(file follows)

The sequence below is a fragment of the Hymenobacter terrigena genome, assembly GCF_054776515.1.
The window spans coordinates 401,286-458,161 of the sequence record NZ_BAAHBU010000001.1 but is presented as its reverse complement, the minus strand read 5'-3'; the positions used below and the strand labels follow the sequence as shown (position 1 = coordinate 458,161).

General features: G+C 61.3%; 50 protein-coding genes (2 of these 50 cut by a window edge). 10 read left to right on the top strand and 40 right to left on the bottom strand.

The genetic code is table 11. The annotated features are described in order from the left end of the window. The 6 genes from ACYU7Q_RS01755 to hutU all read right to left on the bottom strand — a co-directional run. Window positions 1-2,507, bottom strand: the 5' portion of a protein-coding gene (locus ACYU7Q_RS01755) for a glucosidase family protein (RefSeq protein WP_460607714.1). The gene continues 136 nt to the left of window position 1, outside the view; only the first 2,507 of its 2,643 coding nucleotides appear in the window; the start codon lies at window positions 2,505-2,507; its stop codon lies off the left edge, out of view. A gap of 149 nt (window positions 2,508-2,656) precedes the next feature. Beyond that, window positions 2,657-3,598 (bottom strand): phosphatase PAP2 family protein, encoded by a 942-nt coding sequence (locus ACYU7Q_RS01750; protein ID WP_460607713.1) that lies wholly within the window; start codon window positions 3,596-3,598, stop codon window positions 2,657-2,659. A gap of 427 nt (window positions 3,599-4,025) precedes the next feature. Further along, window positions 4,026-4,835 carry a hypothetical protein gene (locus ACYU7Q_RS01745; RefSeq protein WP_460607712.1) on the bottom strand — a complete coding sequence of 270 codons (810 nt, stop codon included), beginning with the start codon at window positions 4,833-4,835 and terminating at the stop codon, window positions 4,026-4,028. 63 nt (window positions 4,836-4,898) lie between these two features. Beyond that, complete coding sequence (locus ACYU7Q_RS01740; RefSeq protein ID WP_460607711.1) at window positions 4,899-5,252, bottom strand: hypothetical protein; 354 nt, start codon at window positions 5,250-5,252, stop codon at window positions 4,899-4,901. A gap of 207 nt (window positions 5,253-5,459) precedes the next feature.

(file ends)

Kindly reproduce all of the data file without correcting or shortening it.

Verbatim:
The sequence below is a fragment of the Hymenobacter terrigena genome, assembly GCF_054776515.1.
The window spans coordinates 401,286-458,161 of the sequence record NZ_BAAHBU010000001.1 but is presented as its reverse complement, the minus strand read 5'-3'; the positions used below and the strand labels follow the sequence as shown (position 1 = coordinate 458,161).

General features: G+C 61.3%; 50 protein-coding genes (2 of these 50 cut by a window edge). 10 read left to right on the top strand and 40 right to left on the bottom strand.

The genetic code is table 11. The annotated features are described in order from the left end of the window. The 6 genes from ACYU7Q_RS01755 to hutU all read right to left on the bottom strand — a co-directional run. Window positions 1-2,507, bottom strand: the 5' portion of a protein-coding gene (locus ACYU7Q_RS01755) for a glucosidase family protein (RefSeq protein WP_460607714.1). The gene continues 136 nt to the left of window position 1, outside the view; only the first 2,507 of its 2,643 coding nucleotides appear in the window; the start codon lies at window positions 2,505-2,507; its stop codon lies off the left edge, out of view. A gap of 149 nt (window positions 2,508-2,656) precedes the next feature. Beyond that, window positions 2,657-3,598 (bottom strand): phosphatase PAP2 family protein, encoded by a 942-nt coding sequence (locus ACYU7Q_RS01750; protein ID WP_460607713.1) that lies wholly within the window; start codon window positions 3,596-3,598, stop codon window positions 2,657-2,659. A gap of 427 nt (window positions 3,599-4,025) precedes the next feature. Further along, window positions 4,026-4,835 carry a hypothetical protein gene (locus ACYU7Q_RS01745; RefSeq protein WP_460607712.1) on the bottom strand — a complete coding sequence of 270 codons (810 nt, stop codon included), beginning with the start codon at window positions 4,833-4,835 and terminating at the stop codon, window positions 4,026-4,028. 63 nt (window positions 4,836-4,898) lie between these two features. Beyond that, complete coding sequence (locus ACYU7Q_RS01740; RefSeq protein ID WP_460607711.1) at window positions 4,899-5,252, bottom strand: hypothetical protein; 354 nt, start codon at window positions 5,250-5,252, stop codon at window positions 4,899-4,901. A gap of 207 nt (window positions 5,253-5,459) precedes the next feature.